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Unformatted text preview: So the number of 2dimensional faces of the ntriangle is the number of 2faces of the ( n 1)triangle, plus the number of edges. That is, letting F 2 ( n ) denote the number of 2faces of the ntriangle, F 2 ( n ) = F 2 ( n 1) + E ( n 1) and working backwards, F 2 ( n ) = 1 + 3 + 6 + ... + ( n 1) n/ 2 . This is in fact n ( n + 1)( n 1) / 6, but this is hard to guess. Similarly, 3faces of the ntriangle come from 3faces of the ( n 1)triangle and 2faces of the ( n 1)triangle. Letting F 3 ( n ) denote their number, F 3 ( n ) = F 3 ( n 1) + F 2 ( n 1) . In fact, all of these numbers are binomial coefficients, the numbers from Pascal’s triangle! This occurs since there is a face of an ntriangle corresponding to any set of its vertices we might pick. 2. Consider the five regular solids with their vertices cut off. These objects are called truncated solids . For each truncated solid, count the number of vertices, edges, and faces, and verify that the Euler characteristic is correct. (See p. 370 of the text for pictures. Also, note that the things you should be “counting” here include those vertices, edges, and faces which are hidden in the drawings.) (B+S 5.3.22) Solution. For the truncated tetrahedron, there are three vertices where each vertex of the original tetrahedron used to be. Thus there are 4 · 3 = 12 vertices. The six edges of the original tetrahedron remain, and in addition there are three “new” edges surrounding each vertex of the original tetrahedron, giving 6 + 4 · 3 = 18 edges. Finally, the number of faces is the number of faces of the original tetrahedron, plus one new face for each vertex, giving 4 + 4 = 8 faces. The Euler characteristic is therefore 12 18 + 8 = 2. This pattern holds in general. The number of vertices of a truncated solid is the number of vertices of the original solid, times the number of faces meeting at each vertex of the original solid. The number of edges of a truncated solid is the number of edges of the original solid, plus the number of vertices of the truncated solid which we have already computed. Finally, the number of faces of the truncated solid is the number of faces of the original solid, plus the number of vertices of the original solid. This gives the values solid vertices edges faces trunc. tetrahedron 4 · 3 = 12 6 + 4 · 3 = 18 4 + 4 = 8 trunc. cube 8 · 3 = 24 12 + 8 · 3 = 36 6 + 8 = 14 trunc. octahedron 6 · 4 = 24 12 + 6 · 4 = 36 8 + 6 = 14 trunc. dodecahedron 20 · 3 = 60 30 + 20 · 3 = 90 12 + 20 = 32 trunc. icosahedron 12 · 5 = 60 30 + 12 · 5 = 90 20 + 12 = 32 We can easily check that V E + F = 2 for each solid. Note that the numbers which are duplicated between the truncated cube and truncated octahedron, and between the 2 truncated dodecahedron and truncated icosahedron, are not duplicated by coincidence; this...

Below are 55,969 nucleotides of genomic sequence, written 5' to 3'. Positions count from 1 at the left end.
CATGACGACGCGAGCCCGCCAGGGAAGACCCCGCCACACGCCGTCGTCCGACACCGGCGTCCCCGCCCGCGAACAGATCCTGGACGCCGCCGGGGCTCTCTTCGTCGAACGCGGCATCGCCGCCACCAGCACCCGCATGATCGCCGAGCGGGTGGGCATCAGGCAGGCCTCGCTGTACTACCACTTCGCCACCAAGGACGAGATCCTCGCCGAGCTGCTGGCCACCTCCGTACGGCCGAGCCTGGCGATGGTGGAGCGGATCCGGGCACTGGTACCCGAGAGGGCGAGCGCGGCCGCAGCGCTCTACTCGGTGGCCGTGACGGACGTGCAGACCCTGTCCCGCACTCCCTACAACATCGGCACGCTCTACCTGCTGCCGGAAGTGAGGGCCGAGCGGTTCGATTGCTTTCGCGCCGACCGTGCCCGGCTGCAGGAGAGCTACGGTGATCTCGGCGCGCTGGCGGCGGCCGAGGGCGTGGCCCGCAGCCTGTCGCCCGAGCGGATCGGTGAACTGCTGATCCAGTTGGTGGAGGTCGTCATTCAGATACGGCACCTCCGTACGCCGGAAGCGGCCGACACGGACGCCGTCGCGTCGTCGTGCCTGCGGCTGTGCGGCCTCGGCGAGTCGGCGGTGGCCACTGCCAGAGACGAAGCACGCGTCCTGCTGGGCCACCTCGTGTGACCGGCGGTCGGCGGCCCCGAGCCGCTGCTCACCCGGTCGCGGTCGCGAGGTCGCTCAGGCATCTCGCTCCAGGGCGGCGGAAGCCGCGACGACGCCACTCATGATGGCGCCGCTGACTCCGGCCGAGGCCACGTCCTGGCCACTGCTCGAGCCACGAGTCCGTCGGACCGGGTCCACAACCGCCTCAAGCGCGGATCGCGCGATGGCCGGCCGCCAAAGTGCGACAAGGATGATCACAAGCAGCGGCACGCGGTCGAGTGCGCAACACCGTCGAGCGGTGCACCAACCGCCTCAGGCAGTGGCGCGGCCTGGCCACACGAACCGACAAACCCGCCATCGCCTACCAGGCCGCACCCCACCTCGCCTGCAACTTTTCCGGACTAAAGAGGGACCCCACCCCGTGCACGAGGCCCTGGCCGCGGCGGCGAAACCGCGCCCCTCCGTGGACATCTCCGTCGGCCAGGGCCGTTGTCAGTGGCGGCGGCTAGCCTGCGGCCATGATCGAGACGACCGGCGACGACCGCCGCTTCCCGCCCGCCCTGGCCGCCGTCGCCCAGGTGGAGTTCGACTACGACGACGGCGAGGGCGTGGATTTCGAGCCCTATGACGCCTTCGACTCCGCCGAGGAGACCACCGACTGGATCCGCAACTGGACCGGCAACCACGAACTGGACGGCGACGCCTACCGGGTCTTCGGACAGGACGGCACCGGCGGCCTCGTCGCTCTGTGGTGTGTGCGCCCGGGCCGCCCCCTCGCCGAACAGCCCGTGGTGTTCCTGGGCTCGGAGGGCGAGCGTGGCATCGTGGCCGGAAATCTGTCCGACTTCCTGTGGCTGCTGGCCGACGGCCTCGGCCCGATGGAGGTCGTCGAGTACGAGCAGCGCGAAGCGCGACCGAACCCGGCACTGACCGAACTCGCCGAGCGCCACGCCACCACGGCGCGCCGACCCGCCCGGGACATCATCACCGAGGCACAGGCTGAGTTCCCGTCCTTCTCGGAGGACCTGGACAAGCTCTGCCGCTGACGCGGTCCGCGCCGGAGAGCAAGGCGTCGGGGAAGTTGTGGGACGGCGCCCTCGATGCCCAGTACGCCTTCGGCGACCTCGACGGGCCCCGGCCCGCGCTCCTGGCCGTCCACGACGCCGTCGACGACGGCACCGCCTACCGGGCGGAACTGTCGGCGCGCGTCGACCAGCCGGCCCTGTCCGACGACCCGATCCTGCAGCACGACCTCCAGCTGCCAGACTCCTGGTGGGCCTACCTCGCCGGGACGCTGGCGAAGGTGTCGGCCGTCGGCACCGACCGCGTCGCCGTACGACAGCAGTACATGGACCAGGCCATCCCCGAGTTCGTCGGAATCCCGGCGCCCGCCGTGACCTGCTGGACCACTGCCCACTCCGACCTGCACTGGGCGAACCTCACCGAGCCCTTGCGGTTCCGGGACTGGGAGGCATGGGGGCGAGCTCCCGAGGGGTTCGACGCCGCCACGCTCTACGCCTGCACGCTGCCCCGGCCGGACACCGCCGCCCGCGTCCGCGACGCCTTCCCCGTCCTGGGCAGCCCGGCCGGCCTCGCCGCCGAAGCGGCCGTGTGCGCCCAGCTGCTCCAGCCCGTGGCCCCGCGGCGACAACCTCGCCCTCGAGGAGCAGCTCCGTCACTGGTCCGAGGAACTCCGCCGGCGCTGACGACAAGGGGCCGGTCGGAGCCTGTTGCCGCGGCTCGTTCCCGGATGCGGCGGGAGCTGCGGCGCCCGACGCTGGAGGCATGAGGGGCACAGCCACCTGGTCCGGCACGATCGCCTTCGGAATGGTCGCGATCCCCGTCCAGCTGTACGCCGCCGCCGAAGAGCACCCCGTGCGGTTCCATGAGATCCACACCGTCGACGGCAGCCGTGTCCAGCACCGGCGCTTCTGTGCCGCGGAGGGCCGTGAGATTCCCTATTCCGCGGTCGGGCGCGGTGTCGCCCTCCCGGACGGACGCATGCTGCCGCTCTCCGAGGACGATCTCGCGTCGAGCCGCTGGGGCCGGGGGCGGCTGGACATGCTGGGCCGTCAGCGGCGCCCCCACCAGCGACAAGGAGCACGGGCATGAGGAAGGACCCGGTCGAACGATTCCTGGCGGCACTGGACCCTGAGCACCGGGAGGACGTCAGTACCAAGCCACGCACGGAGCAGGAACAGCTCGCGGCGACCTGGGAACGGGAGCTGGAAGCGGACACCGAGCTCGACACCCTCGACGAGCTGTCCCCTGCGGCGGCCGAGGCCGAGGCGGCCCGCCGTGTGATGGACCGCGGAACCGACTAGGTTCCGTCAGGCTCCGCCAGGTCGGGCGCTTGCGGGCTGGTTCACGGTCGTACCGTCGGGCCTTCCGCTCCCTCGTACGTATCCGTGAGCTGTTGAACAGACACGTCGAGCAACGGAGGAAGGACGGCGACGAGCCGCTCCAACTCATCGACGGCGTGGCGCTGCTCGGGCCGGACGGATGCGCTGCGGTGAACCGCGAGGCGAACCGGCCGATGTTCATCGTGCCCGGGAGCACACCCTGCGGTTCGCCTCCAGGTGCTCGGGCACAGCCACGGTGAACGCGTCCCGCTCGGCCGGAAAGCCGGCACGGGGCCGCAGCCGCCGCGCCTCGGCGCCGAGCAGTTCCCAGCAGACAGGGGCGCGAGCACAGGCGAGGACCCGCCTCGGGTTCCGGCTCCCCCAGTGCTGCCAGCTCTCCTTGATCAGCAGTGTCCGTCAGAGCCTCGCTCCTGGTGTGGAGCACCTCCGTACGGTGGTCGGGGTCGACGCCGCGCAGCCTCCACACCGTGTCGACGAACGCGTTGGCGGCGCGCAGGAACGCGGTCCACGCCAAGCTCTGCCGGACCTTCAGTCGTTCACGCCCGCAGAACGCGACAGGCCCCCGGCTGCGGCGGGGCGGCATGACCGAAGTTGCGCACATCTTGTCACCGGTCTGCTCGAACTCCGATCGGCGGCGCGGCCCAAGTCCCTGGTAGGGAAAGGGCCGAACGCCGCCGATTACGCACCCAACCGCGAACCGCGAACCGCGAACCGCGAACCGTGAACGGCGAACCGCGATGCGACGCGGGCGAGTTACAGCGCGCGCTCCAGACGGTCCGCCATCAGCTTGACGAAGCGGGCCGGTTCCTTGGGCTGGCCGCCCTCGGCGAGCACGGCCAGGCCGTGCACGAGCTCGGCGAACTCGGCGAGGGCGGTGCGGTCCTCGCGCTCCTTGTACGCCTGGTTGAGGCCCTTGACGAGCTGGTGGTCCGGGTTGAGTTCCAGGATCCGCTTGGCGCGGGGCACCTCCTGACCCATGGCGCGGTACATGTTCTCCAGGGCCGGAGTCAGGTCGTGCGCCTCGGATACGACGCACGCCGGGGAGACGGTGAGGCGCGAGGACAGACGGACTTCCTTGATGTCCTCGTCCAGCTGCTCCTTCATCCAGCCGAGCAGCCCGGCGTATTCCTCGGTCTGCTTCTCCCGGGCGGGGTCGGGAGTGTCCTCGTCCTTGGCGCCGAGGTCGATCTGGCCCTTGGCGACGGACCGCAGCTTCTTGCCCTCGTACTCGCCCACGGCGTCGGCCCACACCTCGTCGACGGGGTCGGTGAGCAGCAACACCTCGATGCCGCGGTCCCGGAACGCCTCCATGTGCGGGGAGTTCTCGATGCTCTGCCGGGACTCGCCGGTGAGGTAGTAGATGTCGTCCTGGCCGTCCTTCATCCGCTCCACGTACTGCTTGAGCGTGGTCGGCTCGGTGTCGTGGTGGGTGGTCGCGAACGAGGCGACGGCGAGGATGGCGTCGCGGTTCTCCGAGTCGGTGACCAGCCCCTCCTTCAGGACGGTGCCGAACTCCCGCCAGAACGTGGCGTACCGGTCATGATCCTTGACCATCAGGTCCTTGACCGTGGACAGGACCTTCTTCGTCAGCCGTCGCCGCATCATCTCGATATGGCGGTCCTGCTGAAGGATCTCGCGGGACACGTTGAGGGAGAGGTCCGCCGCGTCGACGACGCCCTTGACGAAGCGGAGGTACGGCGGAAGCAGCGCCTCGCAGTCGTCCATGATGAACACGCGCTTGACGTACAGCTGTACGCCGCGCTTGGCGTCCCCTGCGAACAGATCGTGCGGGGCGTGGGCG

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 Summer '09
 Lugo
 Math, Angles, triangle, vertices, Cantor, Truncation, Archimedean solid

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